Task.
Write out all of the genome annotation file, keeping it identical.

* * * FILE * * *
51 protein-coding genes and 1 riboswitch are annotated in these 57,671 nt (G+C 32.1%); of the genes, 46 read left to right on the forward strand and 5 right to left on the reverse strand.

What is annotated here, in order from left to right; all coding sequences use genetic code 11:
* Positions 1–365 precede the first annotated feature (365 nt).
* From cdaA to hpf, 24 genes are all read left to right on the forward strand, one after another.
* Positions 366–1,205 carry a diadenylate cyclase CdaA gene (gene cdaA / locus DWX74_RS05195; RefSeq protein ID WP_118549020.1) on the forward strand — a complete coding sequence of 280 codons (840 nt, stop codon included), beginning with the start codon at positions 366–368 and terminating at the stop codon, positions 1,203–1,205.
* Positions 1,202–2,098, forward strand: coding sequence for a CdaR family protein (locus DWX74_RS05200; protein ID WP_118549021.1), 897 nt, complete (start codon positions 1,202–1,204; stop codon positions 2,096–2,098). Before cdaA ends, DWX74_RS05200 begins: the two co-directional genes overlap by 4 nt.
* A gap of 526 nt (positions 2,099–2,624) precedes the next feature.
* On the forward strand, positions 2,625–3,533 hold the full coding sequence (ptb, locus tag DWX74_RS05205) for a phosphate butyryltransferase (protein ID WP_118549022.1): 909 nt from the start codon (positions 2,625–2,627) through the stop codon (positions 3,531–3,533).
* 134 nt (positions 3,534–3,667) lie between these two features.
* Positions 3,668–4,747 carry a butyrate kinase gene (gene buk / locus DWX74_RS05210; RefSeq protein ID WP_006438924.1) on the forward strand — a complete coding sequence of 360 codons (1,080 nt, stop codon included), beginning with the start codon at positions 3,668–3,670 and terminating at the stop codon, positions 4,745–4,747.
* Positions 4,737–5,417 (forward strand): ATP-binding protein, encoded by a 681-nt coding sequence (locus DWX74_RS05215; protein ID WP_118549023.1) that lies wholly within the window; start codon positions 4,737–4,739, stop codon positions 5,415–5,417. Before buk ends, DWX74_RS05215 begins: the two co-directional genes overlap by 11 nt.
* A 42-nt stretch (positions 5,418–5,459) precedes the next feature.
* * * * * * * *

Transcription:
51 protein-coding genes and 1 riboswitch are annotated in these 57,671 nt (G+C 32.1%); of the genes, 46 read left to right on the forward strand and 5 right to left on the reverse strand.

What is annotated here, in order from left to right; all coding sequences use genetic code 11:
* Positions 1–365 precede the first annotated feature (365 nt).
* From cdaA to hpf, 24 genes are all read left to right on the forward strand, one after another.
* Positions 366–1,205 carry a diadenylate cyclase CdaA gene (gene cdaA / locus DWX74_RS05195; RefSeq protein ID WP_118549020.1) on the forward strand — a complete coding sequence of 280 codons (840 nt, stop codon included), beginning with the start codon at positions 366–368 and terminating at the stop codon, positions 1,203–1,205.
* Positions 1,202–2,098, forward strand: coding sequence for a CdaR family protein (locus DWX74_RS05200; protein ID WP_118549021.1), 897 nt, complete (start codon positions 1,202–1,204; stop codon positions 2,096–2,098). Before cdaA ends, DWX74_RS05200 begins: the two co-directional genes overlap by 4 nt.
* A gap of 526 nt (positions 2,099–2,624) precedes the next feature.
* On the forward strand, positions 2,625–3,533 hold the full coding sequence (ptb, locus tag DWX74_RS05205) for a phosphate butyryltransferase (protein ID WP_118549022.1): 909 nt from the start codon (positions 2,625–2,627) through the stop codon (positions 3,531–3,533).
* 134 nt (positions 3,534–3,667) lie between these two features.
* Positions 3,668–4,747 carry a butyrate kinase gene (gene buk / locus DWX74_RS05210; RefSeq protein ID WP_006438924.1) on the forward strand — a complete coding sequence of 360 codons (1,080 nt, stop codon included), beginning with the start codon at positions 3,668–3,670 and terminating at the stop codon, positions 4,745–4,747.
* Positions 4,737–5,417 (forward strand): ATP-binding protein, encoded by a 681-nt coding sequence (locus DWX74_RS05215; protein ID WP_118549023.1) that lies wholly within the window; start codon positions 4,737–4,739, stop codon positions 5,415–5,417. Before buk ends, DWX74_RS05215 begins: the two co-directional genes overlap by 11 nt.
* A 42-nt stretch (positions 5,418–5,459) precedes the next feature.